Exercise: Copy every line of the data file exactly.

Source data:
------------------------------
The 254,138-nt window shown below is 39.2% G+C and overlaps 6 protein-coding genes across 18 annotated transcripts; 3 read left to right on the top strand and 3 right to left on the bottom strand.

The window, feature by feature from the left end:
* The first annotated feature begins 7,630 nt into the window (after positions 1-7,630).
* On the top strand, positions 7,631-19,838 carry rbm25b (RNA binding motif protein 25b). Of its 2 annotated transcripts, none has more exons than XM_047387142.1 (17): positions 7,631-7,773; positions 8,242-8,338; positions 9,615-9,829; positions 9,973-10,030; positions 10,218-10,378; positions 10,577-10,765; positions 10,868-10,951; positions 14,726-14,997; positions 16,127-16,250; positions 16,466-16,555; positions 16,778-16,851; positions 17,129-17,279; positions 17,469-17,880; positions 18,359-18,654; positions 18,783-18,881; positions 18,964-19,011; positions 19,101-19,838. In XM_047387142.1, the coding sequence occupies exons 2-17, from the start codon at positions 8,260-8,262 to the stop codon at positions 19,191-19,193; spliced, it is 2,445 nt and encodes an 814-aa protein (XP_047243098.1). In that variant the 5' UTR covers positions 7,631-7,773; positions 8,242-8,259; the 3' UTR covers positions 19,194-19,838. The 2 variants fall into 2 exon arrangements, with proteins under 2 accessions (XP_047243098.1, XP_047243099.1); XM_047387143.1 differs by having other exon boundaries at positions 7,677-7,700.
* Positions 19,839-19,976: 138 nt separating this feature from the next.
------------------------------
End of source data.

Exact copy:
The 254,138-nt window shown below is 39.2% G+C and overlaps 6 protein-coding genes across 18 annotated transcripts; 3 read left to right on the top strand and 3 right to left on the bottom strand.

The window, feature by feature from the left end:
* The first annotated feature begins 7,630 nt into the window (after positions 1-7,630).
* On the top strand, positions 7,631-19,838 carry rbm25b (RNA binding motif protein 25b). Of its 2 annotated transcripts, none has more exons than XM_047387142.1 (17): positions 7,631-7,773; positions 8,242-8,338; positions 9,615-9,829; positions 9,973-10,030; positions 10,218-10,378; positions 10,577-10,765; positions 10,868-10,951; positions 14,726-14,997; positions 16,127-16,250; positions 16,466-16,555; positions 16,778-16,851; positions 17,129-17,279; positions 17,469-17,880; positions 18,359-18,654; positions 18,783-18,881; positions 18,964-19,011; positions 19,101-19,838. In XM_047387142.1, the coding sequence occupies exons 2-17, from the start codon at positions 8,260-8,262 to the stop codon at positions 19,191-19,193; spliced, it is 2,445 nt and encodes an 814-aa protein (XP_047243098.1). In that variant the 5' UTR covers positions 7,631-7,773; positions 8,242-8,259; the 3' UTR covers positions 19,194-19,838. The 2 variants fall into 2 exon arrangements, with proteins under 2 accessions (XP_047243098.1, XP_047243099.1); XM_047387143.1 differs by having other exon boundaries at positions 7,677-7,700.
* Positions 19,839-19,976: 138 nt separating this feature from the next.